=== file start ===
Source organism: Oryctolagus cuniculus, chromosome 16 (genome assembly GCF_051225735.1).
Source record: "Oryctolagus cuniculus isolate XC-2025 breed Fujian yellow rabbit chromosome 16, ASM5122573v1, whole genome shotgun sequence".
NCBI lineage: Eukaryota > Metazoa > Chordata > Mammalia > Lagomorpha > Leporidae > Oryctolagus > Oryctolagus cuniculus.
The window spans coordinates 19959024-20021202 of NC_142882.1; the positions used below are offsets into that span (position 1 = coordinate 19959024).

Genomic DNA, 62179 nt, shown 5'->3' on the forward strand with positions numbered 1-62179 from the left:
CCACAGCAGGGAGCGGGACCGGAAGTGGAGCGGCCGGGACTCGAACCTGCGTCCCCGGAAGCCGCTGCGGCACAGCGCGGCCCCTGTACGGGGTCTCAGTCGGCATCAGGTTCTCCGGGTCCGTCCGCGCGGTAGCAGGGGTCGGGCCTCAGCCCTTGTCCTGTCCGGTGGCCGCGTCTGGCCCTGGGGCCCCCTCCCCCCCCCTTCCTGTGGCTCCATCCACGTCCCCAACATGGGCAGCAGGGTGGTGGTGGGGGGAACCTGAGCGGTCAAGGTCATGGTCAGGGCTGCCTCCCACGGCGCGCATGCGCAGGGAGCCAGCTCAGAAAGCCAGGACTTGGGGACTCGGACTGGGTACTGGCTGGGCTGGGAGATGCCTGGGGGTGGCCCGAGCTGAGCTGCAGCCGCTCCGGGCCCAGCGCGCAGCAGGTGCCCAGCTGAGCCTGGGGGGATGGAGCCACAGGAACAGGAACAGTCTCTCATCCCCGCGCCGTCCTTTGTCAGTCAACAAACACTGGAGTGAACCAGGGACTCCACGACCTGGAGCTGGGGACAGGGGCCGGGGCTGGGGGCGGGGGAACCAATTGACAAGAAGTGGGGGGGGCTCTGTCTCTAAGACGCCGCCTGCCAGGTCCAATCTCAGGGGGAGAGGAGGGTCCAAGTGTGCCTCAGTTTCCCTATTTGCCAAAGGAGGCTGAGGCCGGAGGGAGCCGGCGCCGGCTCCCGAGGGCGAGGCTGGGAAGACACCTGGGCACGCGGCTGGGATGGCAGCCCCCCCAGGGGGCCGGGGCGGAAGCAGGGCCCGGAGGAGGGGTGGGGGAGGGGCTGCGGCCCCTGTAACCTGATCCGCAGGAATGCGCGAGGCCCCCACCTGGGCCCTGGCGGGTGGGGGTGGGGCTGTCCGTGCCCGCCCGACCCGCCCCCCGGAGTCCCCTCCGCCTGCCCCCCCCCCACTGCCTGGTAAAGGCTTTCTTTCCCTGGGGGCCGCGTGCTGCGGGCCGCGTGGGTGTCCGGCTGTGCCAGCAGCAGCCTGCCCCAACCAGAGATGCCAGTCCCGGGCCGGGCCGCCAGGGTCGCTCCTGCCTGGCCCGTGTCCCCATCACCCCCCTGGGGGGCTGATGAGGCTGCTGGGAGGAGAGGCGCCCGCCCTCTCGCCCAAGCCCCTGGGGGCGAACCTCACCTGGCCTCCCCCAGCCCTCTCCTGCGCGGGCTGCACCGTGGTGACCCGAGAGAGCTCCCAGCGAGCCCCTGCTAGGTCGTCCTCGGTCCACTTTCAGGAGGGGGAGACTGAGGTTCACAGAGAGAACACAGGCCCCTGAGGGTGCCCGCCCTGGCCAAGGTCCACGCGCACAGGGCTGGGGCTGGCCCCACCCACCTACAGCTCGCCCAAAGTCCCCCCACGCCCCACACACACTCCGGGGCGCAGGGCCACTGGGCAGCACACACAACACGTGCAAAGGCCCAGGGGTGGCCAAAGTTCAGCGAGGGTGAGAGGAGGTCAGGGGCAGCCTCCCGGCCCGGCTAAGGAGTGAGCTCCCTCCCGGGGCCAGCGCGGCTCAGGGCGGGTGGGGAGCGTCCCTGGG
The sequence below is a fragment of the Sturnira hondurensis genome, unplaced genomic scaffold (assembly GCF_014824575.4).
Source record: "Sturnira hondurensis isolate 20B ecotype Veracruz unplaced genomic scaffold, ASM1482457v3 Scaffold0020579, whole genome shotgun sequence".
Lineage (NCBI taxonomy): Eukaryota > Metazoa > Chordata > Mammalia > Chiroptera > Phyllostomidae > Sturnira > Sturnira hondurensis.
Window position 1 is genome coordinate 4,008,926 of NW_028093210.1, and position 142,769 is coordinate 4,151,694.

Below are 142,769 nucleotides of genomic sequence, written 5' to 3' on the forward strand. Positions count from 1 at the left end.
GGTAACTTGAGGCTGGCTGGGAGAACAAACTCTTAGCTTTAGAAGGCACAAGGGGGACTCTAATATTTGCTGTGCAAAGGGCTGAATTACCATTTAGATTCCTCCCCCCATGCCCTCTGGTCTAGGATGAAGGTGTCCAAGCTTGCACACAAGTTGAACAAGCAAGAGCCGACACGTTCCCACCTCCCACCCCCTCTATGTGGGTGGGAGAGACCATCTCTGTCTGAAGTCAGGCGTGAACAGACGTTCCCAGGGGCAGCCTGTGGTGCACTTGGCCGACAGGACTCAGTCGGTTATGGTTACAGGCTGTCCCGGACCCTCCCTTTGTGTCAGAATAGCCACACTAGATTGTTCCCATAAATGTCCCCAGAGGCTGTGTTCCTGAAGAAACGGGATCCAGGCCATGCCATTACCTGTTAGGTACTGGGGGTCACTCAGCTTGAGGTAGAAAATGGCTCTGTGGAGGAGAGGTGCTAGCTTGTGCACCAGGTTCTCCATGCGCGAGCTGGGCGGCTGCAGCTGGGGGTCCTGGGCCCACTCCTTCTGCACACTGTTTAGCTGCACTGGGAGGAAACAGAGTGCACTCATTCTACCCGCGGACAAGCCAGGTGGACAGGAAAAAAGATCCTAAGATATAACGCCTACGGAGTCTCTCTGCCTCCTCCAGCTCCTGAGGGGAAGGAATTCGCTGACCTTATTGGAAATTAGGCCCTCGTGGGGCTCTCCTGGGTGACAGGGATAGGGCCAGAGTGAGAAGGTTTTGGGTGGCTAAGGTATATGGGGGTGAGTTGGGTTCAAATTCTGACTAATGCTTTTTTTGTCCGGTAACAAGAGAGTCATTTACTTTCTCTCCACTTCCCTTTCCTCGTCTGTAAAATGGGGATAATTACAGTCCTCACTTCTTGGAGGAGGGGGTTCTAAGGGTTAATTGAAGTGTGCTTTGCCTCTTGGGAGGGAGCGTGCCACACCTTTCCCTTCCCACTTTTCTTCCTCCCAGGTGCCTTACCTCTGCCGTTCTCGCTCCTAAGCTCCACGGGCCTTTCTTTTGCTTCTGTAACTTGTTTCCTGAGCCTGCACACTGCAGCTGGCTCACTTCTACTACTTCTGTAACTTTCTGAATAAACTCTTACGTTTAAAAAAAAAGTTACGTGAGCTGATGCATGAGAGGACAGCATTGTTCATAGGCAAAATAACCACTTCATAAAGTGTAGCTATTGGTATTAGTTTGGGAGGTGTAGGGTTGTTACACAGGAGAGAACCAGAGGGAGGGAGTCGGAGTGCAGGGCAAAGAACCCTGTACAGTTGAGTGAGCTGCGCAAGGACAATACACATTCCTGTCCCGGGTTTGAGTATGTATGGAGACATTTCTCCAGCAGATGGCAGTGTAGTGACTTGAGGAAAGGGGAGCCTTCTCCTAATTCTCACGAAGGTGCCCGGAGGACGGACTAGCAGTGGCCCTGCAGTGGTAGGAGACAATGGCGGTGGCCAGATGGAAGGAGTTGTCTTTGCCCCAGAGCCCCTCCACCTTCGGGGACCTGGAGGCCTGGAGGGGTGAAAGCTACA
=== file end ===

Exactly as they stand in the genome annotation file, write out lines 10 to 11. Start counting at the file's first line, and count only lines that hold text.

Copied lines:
Window position 1 is genome coordinate 4,008,926 of NW_028093210.1, and position 142,769 is coordinate 4,151,694.

Below are 142,769 nucleotides of genomic sequence, written 5' to 3' on the forward strand. Positions count from 1 at the left end.